A customer loyalty formation model in electronic commerce

A customer loyalty formation model in electronic commerce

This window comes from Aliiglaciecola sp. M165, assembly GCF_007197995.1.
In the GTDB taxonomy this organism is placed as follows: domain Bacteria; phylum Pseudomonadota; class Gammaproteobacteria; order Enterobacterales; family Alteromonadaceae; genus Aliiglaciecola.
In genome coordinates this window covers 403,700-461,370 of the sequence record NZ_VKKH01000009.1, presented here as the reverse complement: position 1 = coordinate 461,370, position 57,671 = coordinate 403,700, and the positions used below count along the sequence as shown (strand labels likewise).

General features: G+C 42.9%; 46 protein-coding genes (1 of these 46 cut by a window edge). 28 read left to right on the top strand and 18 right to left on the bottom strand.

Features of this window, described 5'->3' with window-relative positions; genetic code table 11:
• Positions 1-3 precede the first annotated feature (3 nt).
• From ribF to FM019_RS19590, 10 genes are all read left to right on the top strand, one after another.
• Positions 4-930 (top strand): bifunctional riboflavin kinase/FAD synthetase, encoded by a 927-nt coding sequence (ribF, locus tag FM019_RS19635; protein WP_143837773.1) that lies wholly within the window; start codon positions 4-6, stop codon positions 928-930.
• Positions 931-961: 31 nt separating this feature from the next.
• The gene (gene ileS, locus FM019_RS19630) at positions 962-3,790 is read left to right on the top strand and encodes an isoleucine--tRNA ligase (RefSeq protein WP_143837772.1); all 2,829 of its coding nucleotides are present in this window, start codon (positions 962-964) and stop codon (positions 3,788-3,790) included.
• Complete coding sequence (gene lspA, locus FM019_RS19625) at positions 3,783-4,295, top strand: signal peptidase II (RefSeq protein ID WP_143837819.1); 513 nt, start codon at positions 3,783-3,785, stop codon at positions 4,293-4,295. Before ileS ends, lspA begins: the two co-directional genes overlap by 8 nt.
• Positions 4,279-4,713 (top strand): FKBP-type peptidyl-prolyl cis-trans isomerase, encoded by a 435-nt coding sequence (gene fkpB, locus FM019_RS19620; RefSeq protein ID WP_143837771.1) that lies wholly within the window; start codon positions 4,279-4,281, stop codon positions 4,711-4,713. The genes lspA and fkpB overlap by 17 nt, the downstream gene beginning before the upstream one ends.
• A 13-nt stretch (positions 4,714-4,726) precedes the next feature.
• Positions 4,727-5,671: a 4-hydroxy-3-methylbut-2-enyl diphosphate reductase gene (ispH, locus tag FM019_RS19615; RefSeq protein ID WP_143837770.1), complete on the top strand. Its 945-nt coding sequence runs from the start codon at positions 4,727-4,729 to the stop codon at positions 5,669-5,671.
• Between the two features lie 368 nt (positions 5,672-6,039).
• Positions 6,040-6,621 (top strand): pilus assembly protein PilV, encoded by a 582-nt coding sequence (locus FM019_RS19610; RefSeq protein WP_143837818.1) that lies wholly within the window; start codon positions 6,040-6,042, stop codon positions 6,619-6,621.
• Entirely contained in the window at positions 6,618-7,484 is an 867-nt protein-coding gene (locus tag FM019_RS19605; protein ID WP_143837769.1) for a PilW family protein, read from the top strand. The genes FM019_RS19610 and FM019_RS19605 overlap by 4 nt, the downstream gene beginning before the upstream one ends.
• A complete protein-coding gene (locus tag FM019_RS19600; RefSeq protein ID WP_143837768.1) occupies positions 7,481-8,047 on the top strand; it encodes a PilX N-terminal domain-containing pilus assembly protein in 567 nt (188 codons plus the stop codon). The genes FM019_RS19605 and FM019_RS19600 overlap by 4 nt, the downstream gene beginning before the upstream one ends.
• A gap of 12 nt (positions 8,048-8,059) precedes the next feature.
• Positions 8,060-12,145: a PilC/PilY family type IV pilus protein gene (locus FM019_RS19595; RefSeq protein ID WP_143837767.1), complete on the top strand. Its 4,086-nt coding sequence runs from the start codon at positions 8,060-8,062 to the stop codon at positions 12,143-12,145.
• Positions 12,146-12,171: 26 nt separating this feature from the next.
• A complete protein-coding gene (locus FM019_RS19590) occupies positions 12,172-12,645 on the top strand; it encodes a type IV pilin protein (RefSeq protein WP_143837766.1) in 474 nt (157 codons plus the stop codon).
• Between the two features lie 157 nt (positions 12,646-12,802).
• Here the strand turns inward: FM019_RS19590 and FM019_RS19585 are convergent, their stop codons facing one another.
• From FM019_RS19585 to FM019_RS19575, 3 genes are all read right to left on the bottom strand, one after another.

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  A customer loyalty formation model in electronic commerce Nader Sohrabi Safa ⁎ , Maizatul Akmar Ismail Department of Information Science, Faculty of Computer Science & Information Technology University of Malaya, 50603 Kuala Lumpur, Malaysia a b s t r a c ta r t i c l e i n f o  Article history: Accepted 7 August 2013 Keywords: E-commerceE-satisfactionE-trustE-loyalty framework Traditional commerce has been converted to modern or Electronic Commerce (E-commerce) by new technolo-gies.Theadvantagesofthistransformationarelessprocesstime,cost,errorsandmistakesforsellersandbuyers.Companies lose their Electronic Customers (E-customers) due to the competitive business environment on theInternet. In this respect, Electronic Trust (E-trust), Electronic Satisfaction (E-satisfaction) and Electronic Loyalty(E-loyalty)playvitalroles.Inaddition,acquiringnewloyalcustomersrequirestimeandmoney.Inthisresearch,a conceptualframeworkhas been presented that shows E-loyalty formation basedonE-trust and E-satisfaction.Themodel,whichwasformedbasedontheliteraturereview,hasbeenimprovedbyfactoranalysisandtheeffectof every construct has been determined by regression analysis. The direct and indirect effects of organizational,technological and customer factors on E-loyalty were calculated by path analysis. The results show thattechnological factors have the most effect on E-satisfaction and the organizational factors have the mosteffect on E-trust.© 2013 Elsevier B.V. All rights reserved. 1. Introduction The frequent purchasing over a period of time with satisfactiontoward a subject is de fi ned as loyalty (Keller, 1993). Loyalty containsattitudinalandbehavioralaspects. JacobyandChestnut (1978)concep-tualized loyalty and discussed the behavioral aspects with a focus onrepurchase.Theresultofthedecisionmakingprocessforbuyingrelatesto the behavioral aspect of loyalty while the emotional aspect is dis-regarded in this domain of research. Experts should pay attention toreal loyalty, which is based on commitment, and fake loyalty, which isderived from inertia (DickandBasu, 1994).Loyal customers have com-mitment and attachment toward the seller, and are hardly attracted bythe other alternatives or more attractive options. Willing to pay more,higher buying intent, and resistance to switch are the important loyalcustomer characteristics (Shankar, Smith and Rangaswamy, 2003). In thisresearch,loyaltyisde fi nedascustomercommitmentandfavorableattitude toward an online retailer, which leads to repurchase behavior.Satisfaction is de fi ned as the pleasurable ful fi llment accumulated overmultiple transaction experiences, which comes from overall evalua-tion of the online retailer, while trust is de fi ned as the con fi dence orbelief that the merchant will not take advantage of the customer'svulnerability. 2. Related works In the previous studies, E-satisfaction has frequently been men-tioned as the main factor in the formation of E-loyalty (Anderson andMittal,2000;ErikssonandVaghult,2000).Despitetherelationbetweensatisfaction and loyalty, some experts have mentioned that in somecases, more than 50% of satis fi ed customers switch to another alterna-tive ( Jones and Sasser, 1995). To fi ll this gap, some scholars consideredtheimportanceoftheroleofE-trustintheformationofloyalty(SinghandSirdeshmukh,2000).TherelationshipbetweenE-trust,E-satisfactionandE-loyalty is an important issue in online purchasing and E-commerce(Park and Kim, 2003). Long-time customer commitment, in otherwords, loyalty, brings long-term pro fi t to the online sellers (Reichheld,Markey, and Hopton, 2000b). Some researchers believe that a closerelationship between the buyer and seller shows a customer'sE-satisfaction and satis fi ed customers are more loyal (Andersonand Srinivasan, 2003). Rechheld and Schefter focused on the roleof E-trust to create E-loyalty. They mentioned that when a customertruststheonlineretaileranddisclosespersonaldetailsitenablesonlinecompanies to personalize their services and websites based on suchinformation. In this situation, sellers are more familiar with thecustomer's needs and demands and can provide proper servicesand products accordingly (Reichheld et al., 2000b). Rexha, Kingshott, and Aw (2003) examined the sequence in the relation between E-trust, E-satisfaction and E-loyalty. Gummerus, Liljander, Pura, andRiel (2004) presented a model of E-loyalty, which showed the effectofE-trustonE-satisfactionandthenE-loyalty.Table1showsthefactorsthat the other researchers have mentioned in their studies.In the different researches, different aspects of loyalty were con-sidered. Lee et al. (2009) studied E-satisfaction based on the qualityof system, service and information. Chang and Chen (2008) discussedcustomerinterfacequalitybasedonsystemcustomization,interactivityand convenience. These factors have been considered in the techno-logical group factors. Belief in benevolence, integrity, competence, Economic Modelling 35 (2013) 559 – 564 ⁎  Corresponding author. E-mail address: (N.S. Safa).0264-9993/$  –  see front matter © 2013 Elsevier B.V. All rights reserved. Contents lists available at ScienceDirect Economic Modelling  journal homepage:  perceived usefulness and ease of use were in Palvia's E-satisfactionmodel (Palvia, 2009). These subjects relate to customer group fac-tors. Lai (2006) investigated the effect of organization responsive-ness, empathy and assurance in E-commerce. These factors wereplacedintheorganizationalgroupfactors.Inthisresearch,expeditedpayingwithease,buying24 hand7 days,usingcomplementarysys-tems, analyzing customer information, service and product infor-mation, providing language option, comparing and search facility,information and system quality and personalization of web featureswere the factors that in fl uence E-satisfaction. The other technologicalfactors, such as customer feedback facilities, complaint and follow-upfacilities, customer bulletin boards, security of information and privacywereconsideredintheE-trustpartoftheframework.Perceiveduseful-ness and ease of use are factors, which come out from the TechnologyAcceptance Model (TAM) (Gefen et al., 2003; Palvia, 2009). These two factorsareinthecustomergroupfactors.Principleofleastefforttheoryexpresses that human beings, animals and even well design machinesliketochoosetheleastefforttoachievethegoal.Convenienceistheim-portant issue in this theory (Egghe and Lafouge, 2006). Fast and easypayment is the factor that has been considered based on this theory.The aforementioned factors are samples of the classi fi cation of factorsin this research based on the literature review and interviews withexperts. Table 2 shows the classi fi cation of factors based on E-trustand E-satisfaction in three groups  —  technological, organizational andcustomer. 3. Model and hypotheses development Looking atthese factors allows us to delve deeperinto thenature of thefactorsandbasedontheireffectstheconceptualframeworkformed.Fig. 1 shows the research conceptual framework.  3.1. Technological factors Technology is de fi ned as the science or knowledge that puts intopractical use in order to solve problems or inventuseful tools. Technol-ogyreferstothecharacteristicsandtheabilitiesofthesystem,hardwareand software in order to achieve a goal. Technology in E-commerceencompasses all aspects of the system, information, procedures andsecurity and it is the main difference between traditional and onlinecommerce(Al-Qirim,2007).Technologicalfactorscanimprovetheef  fi -ciency of the business in the online environment. The technological  Table 1 Critical factors in E-trust, E-satisfaction and E-loyalty.Authors Factors discussed by other researchersHelander and Khalid (2000) Usability, security, credit card security, easy return/exchange methods, price, detailed descriptions of items, secure personal information,pictures of merchandise, and simple to search.Yu, Hsi, and Kuo (2002) Customer orientation, market orientation, inter-functional coordination, competitor orientation, customization, service quality, number of service, communication, cooperation, collaboration, reliability, interaction, relationship, satisfaction, trust, and loyalty.Corbitt, Thanasankit, and Yi (2003) Site quality, degree of trust, market orientation, technical trustworthiness, and user's web experience.Chan, Wolfe, and Fang (2003) Product quality, delivery time, quantity, price/cost, and process transparency.Gunasekaran and Ngai (2004) In this paper the author classi fi es EC development risk in three main parts: 1  —  technical factors, 2  —  organizational factors,and 3  —  environmental factors.Kearns (2005) Strategy types: defender, prospector, analyzer, or reactor – prospector and risk level.Oppong, Yen, and Merhout (2005) People, processes, culture, E-service trends, customer-oriented trends, employee megatrends, organizational trends, general technologytrends, enterprise technology trends.Thirumalai and Sinha (2005) Product selection, website performance, customer support, ease of ordering, on-time delivery, product information, on-time delivery, price,and shipping and handling.Hong and Zhu (2006) Web functionalities, web spending, use of EDI, greater partner, perceived obstacles and systemsLai (2006) Responsiveness, reliability, security, credibility, competence, courtesy, access, communication, understanding the customer and tangibles.Saadé and Kira (2007) Easeofuseininformationtechnologies,usingthetechnologyacceptancemodel(TAM)andeffectofpreviouscomputerexperienceonanxiety.Chang and Chen (2008) Including customization, customer interface quality, convenience and character, interaction, contributes to generating E-loyalty.Lee, Choi, and Kang (2009) Privacy,customer,expertise,lowcost,ease,evaluation,strategy,services,speed,delivery,stability,security,variety,payment,plentyandlowpriceChiou, Lin, and Perng (2010) (1) responsiveness (RS), (2) ease of use (EU), (3) ful fi llment (FF), (4) personalization (PL), (5) individualized attention (IA), (6) visualappearance (VA), (7) information quality (IQ), (8) trust (TT), and (9) security/privacy (SP)Lu, Tsao, and Charoensiriwath (2011) Retail price, manufacture services and competitive advantagesQin (2011) Private enterprises, trust sharing, government and family culture  Table 2 Factors that in fl uence E-satisfaction and E-trust.Technology factors Organization factors Customer factorsE-satisfaction System quality(9 items)Information quality(5 items)Personalized web featureLanguage optionsSearch and comparing facilitiesProduct and service informationUsing other systems(5 items)Collecting and analyzing customer informationFast and easy paymentBuying and selling 24 h and 7 daysCustomer segmentationCustomize productsFast response to customer inquiriesVariety of goods and servicesRewards and discounts (2 items)Perceived site qualityCustomer experience in E-commerceLess time transactionPerceived usefulnessPerceived ease of useE-trust Customer bulletin boardSecurity of information and privacyCustomer feedback facilityComplaint and follow up facilityClear shopping processMoney back warrantyContact interactivityOrganizational reputationGuaranty policySelling high regarded brandsContribution with well known companyTailored advertisement and promotionFast and safe deliveryPerception of hardware and software reliabilityPerception of risk (10 items)Perceived market orientationPositive referrals from friendsBelief in integrityBelief in competence560  N.S. Safa, M.A. Ismail / Economic Modelling 35 (2013) 559 – 564  factors were categorized into two groups. Safa and Ismail (2013)classi fi ed technological factors based on their effects on E-satisfactionand E-trust. The  fi rst group comprises the factors that in fl uenceE-satisfaction;thesefactors will be named Tec-sat factors in the frame-work. The second group consists of the factors that in fl uence E-trust;these factors will be named Tec-tru factors in this research. Table 2shows the classi fi cation of the factors clearly. H1.  TechnologicalfactorshaveapositiveeffectonE-customersatisfaction. H2.  Technological factors have a positive effect on E-customer trust.  3.2. Organizational factors Rapid changes and uncertainty have led to a reassessment of direc-tion, focus of companies and consideration of how customers learnand collaborate with new technology in online commerce. The factorsthat relate to the organizational aspects, characteristics or policies arede fi ned as organizational factors. The mission and vision of the compa-niesin fl uencetheirpolicies.Undoubtedly,themainaimformostcompa-niesistoretainandincreasethenumberofloyalcustomers.Todeterminethe position of the organization in the marketplace, customers shouldtrust them and be satis fi ed with deals (Yu et al., 2002). Molla and Licker (2005) believed that the organizational factors play a vital role in thesuccess of E-commerce in the online environment. Some organizationalfactors in fl uence E-trust and some factors in fl uence E-satisfaction. Thefactors which relate to organization and in fl uence E-satisfaction will benamed Org-sat factors and the factors that in fl uence E-trust will benamed Org-tru factors in this research. H3.  Organizational factors have a positive effect on E-customersatisfaction. H4.  Organizational factors have a positive effect on E-customer trust.  3.3. Customer factors Customers are one of the important entities in E-commerce andtheir perceptions about online companies change based on their previ-ousexperiences.Customers'belief,perceptionsandmindsetencouragethem to use E-commerce (Hernández, Jiménez, and Martín, 2010). Someof thesefactors affectcustomer trust and someof them in fl uencecustomer satisfaction, which will be named Cus-tru and Cus-sat in thismodel, respectively. Fig. 1 shows the conceptual framework. H5.  Customer factors have a positive effect on E-customer satisfaction. H6.  Customer factors have a positive effect on E-customer trust.As mentioned in the literature review, trust and satisfaction in fl u-ence E-loyalty either sequentially or in parallel. H7.  CustomerE-satisfactionhasapositiveeffectoncustomerE-loyalty. H8.  Customer E-trust has a positive effect on customer E-loyalty. 4. Research methodology  The most important steps in statistical analysis are recognizingthe type of data (nominal, ordinal or interval), distribution of samples(normal or non-normal), the number of variables or groups and theirstatus (depending or independent). Based on the above information,scholars can choose the proper statistical tests (HabibporGetabi andSafariShali, 2006). The type of data in this research are interval, andnormality wasexamined with both numerical (kurtosis and skewness)andgraphicalmethods(histogramgraph).Themeasuresofkurtosisbe-tween  − 1.629 and 0.39 and skewness between  − 1.429 and 0.691change. The changes are between − 2 and +2. Therefore, the distribu-tion of samples is normal. Two kinds of hypotheses are usually consid-ered in research. First, is relational, which shows the relation betweenone or several variables or groups, and, second, is causal, in which somevariable(s), factor(s) or group(s) in fl uence other depending variable(s)or group(s) (Landau and Everitt, 2004). 5. Data collection The customers of online companies who had at least several onlinepurchasing experiences were research samples. A questionnaire wasprovided by means of Likert scale and the participants were requestedto fi lloutthequestionnaires basedontheirexperiencesinonlineshop-ping. In addition, the electronic forms of the same questionnaire weresent to other participants' email. The number of participants was 273which 19 questionnaires were discarded due to incomplete responsesor giving the same rating to all questions. Finally, 254 questionnaireswere considered for data analysis. 6. Demography  Table3depictsthedemographicanalysisofparticipants.Thefemaleand male participants are relatively equal with (48.4%) female and(51.6%) male. The most participants were between 30 and 39 (54.8%),followed by 20 – 29 (17.8%), 40 – 49 (25.7%) and (1.7%) above age 50.The level of education among participants was relatively high. Most of the participants were familiar with E-commerce and had three timesexperiences in the Internet shopping per month. The demographic of participants shows a variety in terms of online shopping experience,education, and age with almost equal representation of gender. 7. Data analysis DatasuitabilitywasexaminedusingtheKaiser – Meyer – Olkin(KMO)measure of sampling test. The measure of KMO test for all constructs Fig. 1.  E-loyalty conceptual framework.561 N.S. Safa, M.A. Ismail / Economic Modelling 35 (2013) 559 – 564  was more than 0.5 and Bartlett's test con fi rmed the constructs anddata in terms of sphericity and adequacy (Habibpor and Safari, 2008).The reliability shows the stability of measures in different conditions(Nunnally, 1978). To determine the amount of error in every constructthe Cronbach's alpha test was applied. The constructs with a higherCronbach's alpha are more reliable in terms of internal compatibilityamongvariables.TheCronbach'salphafortechnological,organizationalandcustomerfactorswas0.845,0.724and0.835,respectively.Therearedifferent de fi nitions for interpreting Cronbach's alpha. Brown believedthat 0.8 is the minimum acceptable value of this test (Brown, 1983).More generally, Nunnally considered 0.7 or above as the minimummeasure for Cronbach's alpha test (Nunnally, 1978). In this research,themeasures of Cronbach's alpha for allconstructs are close to Brown'srecommendation and more than Nunnally's standard. Therefore, thereliability of the measures is satisfactory. 7.1. Factor analysis In the exploratory factor analysis (EFA), scholars are interested inexploringtheunderlyingorhiddendimensionsthatleadtocorrelationsamong the collected variables. However, in the con fi rmatory factoranalysis (CFA), the researchers' interest is to test whether the correla-tionsbetweenvariablesareinlinewiththeresearchhypotheses.There-fore, EFA deals with theory building and CFA with theory testing (Gaurand Gaur, 2006). The conceptual framework of the research is createdbased on the concept of the factors collected from the literature of re-view,interviewswithexperts,andthedatacollectedviaaquestionnairein whicha Likert scale is used.Inthis research, CFAwasapplied tocon- fi rm the research framework and make a better  fi tting structure. IBMSPSS Statistics version 20 was used for data analysis. Principal Compo-nent Analysis (PCA) was used for extraction of the variables for whichtheir measure in the communalities table and in the extraction columnis less than 0.5. The extraction column shows the amount of variancethat is common with the other variables' variance. In other words, thevariance and effects on variance of a particular variable by all factorsare shown in the communality table (Gaur and Gaur, 2006). Variableswith more than 50% (more than 0.5) common variance with the othervariables are suitable for factor analysis and should not be omitted(HabibporGetabi and SafariShali, 2006). Table 4 shows the variables that were omitted from the model in this step.Now, the variables in the model have more consistency toward themain factors (technology, organization and customer). The factor load-ing shows the relations between the factors and variables produced byFAforeachcombinationofobservedvariables.Inotherwords,thefactorloadings assist in recognizing which variables are associated with theparticular factors (Gaur and Gaur, 2006). However, the factor loadingsobtainedfromextractiondonotpresentaclearimageoftheframework.It is important to identify the variables that load on different factors.Rotated factors help scholars to interpret the model better. Rotationshelp to realize a pattern of factor loading by maximizing high correla-tions and minimizing low ones. To obtain better results, the researchframework is divided in two parts  —  the E-satisfaction section and theE-trust section. Factor reduction was applied based on the rotatedtable measures for the  fi rst part in one round and for the second partin two rounds to attain a model fi t. In the next step, regression analysiswas applied to determine the effect of each variable on E-satisfactionand E-trust.  Table 4 Factors reduction.Variables Extraction Part of modelMoney back warranty 0.475 Trust – organization factorsOrganizational reputation 0.369 Trust – organization factorsSelling high regarded brands 0.468 Trust – organization factorsContribution to well-known company 0.433 Trust – organization factorsAdvertisement and promotion 0.451 Trust – organization factorsPerception of hardware andsoftware reliability0.419 Trust – customer factorsBelief in competence 0.489 Trust – customer factors  Table 3 Demography of participants.Demography Category Frequency PercentGender Male 131 51.6Female 123 48.4Age 20 – 29 45 17.830 – 39 139 54.840 – 49 65 25.750 above 5 1.7Occupation University students 125 49.2Company employeesPHD 48 18.9Education Master 85 33.5Bachelor 121 47.6Number of EC use 1 40 15.72 47 18.53 58 22.84 46 18.15 38 14.96 11 4.47 6 2.48 4 1.61 40 15.79 above 4 1.6 Fig. 2.  The results of regression analysis.562  N.S. Safa, M.A. Ismail / Economic Modelling 35 (2013) 559 – 564  7.2. Regression analysis Multi Linear Regression (MLR) helps to understand the effect of several independent variables on one dependent variable (Elliott andA. Woodward, 2007). In this research, the independent and dependentvariables are quantitative. The main aim of MLR is to predict the effectof technological, organizational and customer variables (independentvariables) on E-satisfaction and E-trust (dependent variable). Fig. 2shows the results of regression analysis based on the researchframework.Co-linearity shows the effect of other independent variables on oneindependentvariable.Highco-linearityrevealsthattherearestrongre-lations between the independent variables. Tolerance shows the linearrelationship between independent variables (Kerr, Hall, and Kozub,2002). The tolerance of variables changes between 0 and 1. The mini-mum and maximum of tolerance are 0.039 and 0.831 respectively,which means that there is no co-linearity among the variables in dif-ferent constructs. Variance In fl ation Factor (VIF) as another measureshows co-linearity (VIF = 1 / tolerance). Fig. 2 shows that the techno-logical factors have the most effect on E-satisfaction and that organiza-tional factors have the most effect on E-trust. 7.3. Path analysis E-trustandE-satisfactionaremoderatingvariablesintheconceptualframework. Pathanalysis was applied todeterminethedirectandindi-rect effects of technological, organizational and customer factors onE-loyalty. Fig. 3 shows the different overall effects of the independentvariables on the dependent variable when considering the moderators.The measures in the path analysis demonstrate that the technologicalfactors, which in fl uence E-satisfaction, have the most effect on E-loyalty.It also shows that the customer factors, which in fl uence E-satisfaction,have the second most effect on E-loyalty and that the organizationalfactors that in fl uence E-trust have the third most effect on E-loyalty. 8. Discussion and conclusion Today, there are a huge number of transactions per hour for somebusinessesandtheuseoftechnologylikeE-commerceisindispensable.Reduction of time, cost, mistakes and errors, disadvantages of papermoney and clearance in the E-commerce encourage  fi rms and theircustomers to use E-commerce. However, online companies lose theircustomers because of the competitive business environment andE-customers are an important asset for all  fi rms. Conversely, acquiringnew loyal customers requires a lot of time and money. In this respect,E-satisfaction and E-trust play vital roles in the formation of E-loyalty.The important aspect of this study is derived from the inclusionof different dimensions of technological, organizational and customerfactors. Factor analysis helped to make a better model and regressionanalysis revealed that there are strong relationships between techno-logical group factors and E-satisfaction (R = 0.827, Sig- = 0.000),organizational group factors and E-trust (R = 0.796, Sig- = 0.000) andalso between E-satisfaction and E-loyalty (R = 0.601, Sig- = 0.000).The results of path analysis showed that the technological group factorsthat in fl uence E-satisfaction have the most effect (overall effect = 0.726)on E-loyalty; customer group factors, which in fl uence E-satisfaction,have the second most effect (overall effect = 0.706) on E-loyalty,and,  fi nally, organizational group factors, which in fl uence E-trust,have the most effect (overall effect = 0.658) on E-loyalty. Table 5shows the effect of all constructs on the E-satisfaction, E-trust andE-loyalty. 9. Limitations and future research Generalization of the  fi ndings is one of the important aspects inevery research. Non-complete random sampling was applied for datacollection, because of the restrictions concerning access to online cus-tomers in the research environment. The generalization should be in-creased in the new research. International E-commerce is anotheraspect with particular characteristics that can improve the quality of this research. In this research, local E-commerce variables have beenconsideredinthemodel.Newtechnologies,suchasvoiceandtouchrec-ognition devices, increase the ease of use and in fl uence E-satisfaction.These subjects can also be new research aspects. Anxiety among someold and non-educated people was observed when participating inE-commerce. This subject can also be considered for future research. Inspite of the above limitation, this study sheds some light on E-loyaltyformation and describes the effects of technological, organizational andcustomerfactorsonE-satisfactionandE-trustintheformofaconceptualframework. References Al-Qirim, Nabeel, 2007. 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Manag. 47 (5 – 6),282 – 290., Brian J., Thanasankit, Theerasak, Yi, Han, 2003. Trust and e-commerce: a study of consumer perceptions. Electron. Commer. Res. Appl. 2 (3), 203 – 215.,A.S.,Basu,K.,1994.CustomerLoyalty:TowardanIntegratedConceptualFramework.22 (2), 99 – 113.Egghe, L.,Lafouge, T.,2006. Onthe relation between theMaximum EntropyPrinciple andthe Principle of Least Effort. Math. Comput. Model. 43 (1 – 2), 1 – 8., Alan C., Woodward, A.Wayne, 2007. Statistical Analysis Quick Reference Guide-book. Sage Publication, California.Eriksson,Kent,Vaghult,AnnaLofmarck,2000.Customerretention,purchasingbehaviorandrelationship substance in professional services. Ind. Mark. Manag. 29 (4), 363 – 372. Fig. 3.  The results of path analysis.  Table 5 The results of statistical analysis.Hypothesized relationship R F ConclusionH1 Technological factors  →  E-satisfaction 0.827 40.975 SupportedH2 Organizational factors  →  E-satisfaction 0.619 29.033 SupportedH3 Customer factors  →  E-satisfaction 0.816 50.738 SupportedH4 Technological factors  →  E-trust 0.548 34.328 SupportedH5 Organizational factors  →  E-trust 0.796 68.366 SupportedH6 Customer factors  →  E-trust 0.727 35.169 SupportedH7 E-satisfaction  →  E-loyalty 0.601 69.371 SupportedH8 E-trust  →  E-loyalty 0.510 56.631 SupportedF-test is signi fi cant at 0.000.563 N.S. Safa, M.A. Ismail / Economic Modelling 35 (2013) 559 – 564